Greek Prostitutes In The Ancient Mediterranean, 800 Bce?200 Ce by Allison GlazebrookGreek Prostitutes In The Ancient Mediterranean, 800 Bce?200 Ce by Allison Glazebrook

Greek Prostitutes In The Ancient Mediterranean, 800 Bce?200 Ce

EditorAllison Glazebrook, Madeleine M. Henry

Paperback | January 6, 2011

Pricing and Purchase Info


Earn 178 plum® points

Prices and offers may vary in store


Ships within 3-5 weeks

Ships free on orders over $25

Not available in stores


Greek Prostitutes in the Ancient Mediterranean, 800 BCE–200 CE challenges the often-romanticized view of the prostitute as an urbane and liberated courtesan by examining the social and economic realities of the sex industry in Greco-Roman culture. Departing from the conventional focus on elite society, these essays consider the Greek prostitute as displaced foreigner, slave, and member of an urban underclass.
    The contributors draw on a wide range of material and textual evidence to discuss portrayals of prostitutes on painted vases and in the literary tradition, their roles at symposia (Greek drinking parties), and their place in the everyday life of the polis. Reassessing many assumptions about the people who provided and purchased sexual services, this volume yields a new look at gender, sexuality, urbanism, and economy in the ancient Mediterranean world.

Allison Glazebrook is associate professor of classics at Brock University, Ontario, Canada. Madeleine M. Henry is professor of classical studies at Iowa State University and author of Menander’s Courtesans and the Greek Comic Tradition and Prisoner of History: Aspasia of Miletus and Her Biographical Tradition.
Title:Greek Prostitutes In The Ancient Mediterranean, 800 Bce?200 CeFormat:PaperbackDimensions:360 pages, 9 × 6 × 0.9 inPublished:January 6, 2011Publisher:University Of Wisconsin PressLanguage:English

The following ISBNs are associated with this title:

ISBN - 10:0299235645

ISBN - 13:9780299235642

Look for similar items by category:


Table of Contents

List of illustrations



1. Introduction: Why Prostitutes? Why Greek? Why Now?

Allison Glazebrook and Madeline M. Henry

2. The Traffic in Women: From Homer to Hipponax, From War to Commerce

Madeline M. Henry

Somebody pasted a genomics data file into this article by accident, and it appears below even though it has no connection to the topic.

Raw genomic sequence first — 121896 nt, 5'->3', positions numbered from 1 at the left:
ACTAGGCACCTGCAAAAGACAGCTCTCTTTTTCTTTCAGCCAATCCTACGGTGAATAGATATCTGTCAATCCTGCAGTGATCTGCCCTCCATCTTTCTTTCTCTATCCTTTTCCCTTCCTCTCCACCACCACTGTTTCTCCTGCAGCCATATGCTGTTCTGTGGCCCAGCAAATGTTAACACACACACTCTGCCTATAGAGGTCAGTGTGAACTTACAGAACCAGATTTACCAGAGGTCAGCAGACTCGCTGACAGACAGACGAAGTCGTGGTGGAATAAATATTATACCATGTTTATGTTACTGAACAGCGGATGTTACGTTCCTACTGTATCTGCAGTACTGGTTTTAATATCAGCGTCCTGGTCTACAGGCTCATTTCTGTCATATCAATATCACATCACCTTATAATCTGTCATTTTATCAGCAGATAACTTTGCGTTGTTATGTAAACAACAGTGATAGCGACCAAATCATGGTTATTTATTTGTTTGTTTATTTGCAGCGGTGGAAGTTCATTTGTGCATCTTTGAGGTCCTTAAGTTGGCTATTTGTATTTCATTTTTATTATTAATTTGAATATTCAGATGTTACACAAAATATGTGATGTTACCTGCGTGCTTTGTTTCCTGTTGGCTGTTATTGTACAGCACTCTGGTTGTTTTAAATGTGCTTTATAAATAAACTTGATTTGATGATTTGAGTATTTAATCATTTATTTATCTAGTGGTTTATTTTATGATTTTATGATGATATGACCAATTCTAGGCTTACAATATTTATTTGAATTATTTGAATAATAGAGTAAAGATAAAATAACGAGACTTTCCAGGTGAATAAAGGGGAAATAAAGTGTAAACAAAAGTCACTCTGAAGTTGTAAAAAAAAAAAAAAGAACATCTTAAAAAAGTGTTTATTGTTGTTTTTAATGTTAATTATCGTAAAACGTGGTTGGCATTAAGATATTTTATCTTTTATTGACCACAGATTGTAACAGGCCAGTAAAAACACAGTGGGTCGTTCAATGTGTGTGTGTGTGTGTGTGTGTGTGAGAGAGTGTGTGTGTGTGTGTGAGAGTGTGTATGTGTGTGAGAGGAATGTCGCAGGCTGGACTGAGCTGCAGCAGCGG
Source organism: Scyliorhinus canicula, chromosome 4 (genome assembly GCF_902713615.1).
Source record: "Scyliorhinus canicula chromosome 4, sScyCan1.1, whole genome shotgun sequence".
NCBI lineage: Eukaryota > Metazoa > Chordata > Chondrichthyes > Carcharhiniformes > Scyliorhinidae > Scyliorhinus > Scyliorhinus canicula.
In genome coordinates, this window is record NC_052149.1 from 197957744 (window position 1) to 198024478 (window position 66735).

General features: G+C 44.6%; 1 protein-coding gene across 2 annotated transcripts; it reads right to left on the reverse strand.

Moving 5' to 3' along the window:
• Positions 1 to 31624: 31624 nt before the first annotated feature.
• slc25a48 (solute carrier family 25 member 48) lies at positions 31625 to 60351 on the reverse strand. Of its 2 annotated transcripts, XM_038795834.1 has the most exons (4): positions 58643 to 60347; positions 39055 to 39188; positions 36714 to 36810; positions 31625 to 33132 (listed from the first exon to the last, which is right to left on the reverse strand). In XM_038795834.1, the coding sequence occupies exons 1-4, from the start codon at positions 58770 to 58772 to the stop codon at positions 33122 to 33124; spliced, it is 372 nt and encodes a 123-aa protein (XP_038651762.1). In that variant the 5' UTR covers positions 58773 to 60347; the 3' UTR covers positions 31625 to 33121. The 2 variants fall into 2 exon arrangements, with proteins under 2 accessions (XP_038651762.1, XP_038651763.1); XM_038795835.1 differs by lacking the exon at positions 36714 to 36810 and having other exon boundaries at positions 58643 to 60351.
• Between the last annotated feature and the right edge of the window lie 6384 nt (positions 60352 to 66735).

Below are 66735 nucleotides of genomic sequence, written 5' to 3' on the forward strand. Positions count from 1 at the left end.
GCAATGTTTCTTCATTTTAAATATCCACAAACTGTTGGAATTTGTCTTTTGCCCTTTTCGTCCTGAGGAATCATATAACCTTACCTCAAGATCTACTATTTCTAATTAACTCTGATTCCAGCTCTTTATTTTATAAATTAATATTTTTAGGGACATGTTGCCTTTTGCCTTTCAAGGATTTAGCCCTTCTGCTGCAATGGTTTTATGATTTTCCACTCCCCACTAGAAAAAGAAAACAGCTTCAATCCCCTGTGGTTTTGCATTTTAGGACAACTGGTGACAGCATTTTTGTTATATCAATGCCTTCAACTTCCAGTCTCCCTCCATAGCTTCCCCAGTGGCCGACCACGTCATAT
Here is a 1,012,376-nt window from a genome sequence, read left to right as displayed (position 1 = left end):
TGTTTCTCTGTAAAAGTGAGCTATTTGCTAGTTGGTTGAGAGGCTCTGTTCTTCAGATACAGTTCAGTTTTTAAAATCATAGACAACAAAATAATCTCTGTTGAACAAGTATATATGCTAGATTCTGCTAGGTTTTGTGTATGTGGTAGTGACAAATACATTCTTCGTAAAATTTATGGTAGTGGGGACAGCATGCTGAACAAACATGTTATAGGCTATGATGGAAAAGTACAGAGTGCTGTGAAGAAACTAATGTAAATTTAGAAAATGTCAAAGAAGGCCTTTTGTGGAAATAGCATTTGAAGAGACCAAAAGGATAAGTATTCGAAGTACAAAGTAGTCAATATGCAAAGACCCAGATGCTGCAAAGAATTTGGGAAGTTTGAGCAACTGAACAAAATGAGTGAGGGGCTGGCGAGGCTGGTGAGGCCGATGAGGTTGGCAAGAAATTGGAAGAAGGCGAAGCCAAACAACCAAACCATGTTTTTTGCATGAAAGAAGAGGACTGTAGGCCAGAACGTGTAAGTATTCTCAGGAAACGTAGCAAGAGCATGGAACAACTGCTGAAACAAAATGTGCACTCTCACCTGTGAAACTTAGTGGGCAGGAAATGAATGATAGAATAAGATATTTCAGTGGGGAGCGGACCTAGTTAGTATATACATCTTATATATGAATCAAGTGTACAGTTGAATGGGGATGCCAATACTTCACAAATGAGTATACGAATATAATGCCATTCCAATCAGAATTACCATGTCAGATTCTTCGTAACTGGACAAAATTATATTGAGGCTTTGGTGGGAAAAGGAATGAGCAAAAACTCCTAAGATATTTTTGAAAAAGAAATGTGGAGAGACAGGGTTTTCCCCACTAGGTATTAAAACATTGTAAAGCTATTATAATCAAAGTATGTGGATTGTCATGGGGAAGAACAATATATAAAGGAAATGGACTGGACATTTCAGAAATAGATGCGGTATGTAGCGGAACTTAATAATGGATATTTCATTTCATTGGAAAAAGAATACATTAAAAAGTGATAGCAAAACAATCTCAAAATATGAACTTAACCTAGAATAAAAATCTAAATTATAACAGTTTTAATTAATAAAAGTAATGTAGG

3. Porneion: Prostitutes in Athenian Civic Space

Allison Glazebrook

4. Bringing the Outside In: The Andron as Brothel and the Symposion's Civic Sexuality

Sean Corner

5. Woman + Wine = Prostitute in Classical Athens?

Clare Kelly Blazeby

6. Embodying Sympotic Pleasure: A Visual Pun on the Body of an Auletris

Helene Coccagna

7. Women for Sale? Interpreting Erotica in the Havana Collection

Nancy Sorkin Rabinowitz

8. The Brothels at Delos: A Study of the Evidence for Prostitution in the Maritime World

Davina M. McClain and Nicholas K. Rauh

9. Ballio's Brothel, Phoenicium's Letter, and the Literary Education of Greco-Roman Prostitutes: The Evidence of Plautus' Pseudolus

Judith P. Hallett

10. Sex Trade Labourers and Political Conspiracies During the Late Roman Republic

Nicholas K. Rauth

11. Suetonius and the Terminology of Prostitution

Konstantinos K. Kapparis

12. Conclusion: Brothels and More

Thomas A. J. McGinn


List of Contributors

Editorial Reviews

“Common prostitutes, such as those found in brothels, around harbors, and on the streets of ancient cities, have long been ignored in favor of their more glamorous counterpart, the hetaira. This volume for the first time puts the focus on the degradation, marginality, and exploitation inherent in the ancient sex trade through an exploration of the literary and artistic representation of prostitutes and the civic and domestic spaces they inhabited.”—Laura K. McClure, coeditor of Prostitutes and Courtesans in the Ancient World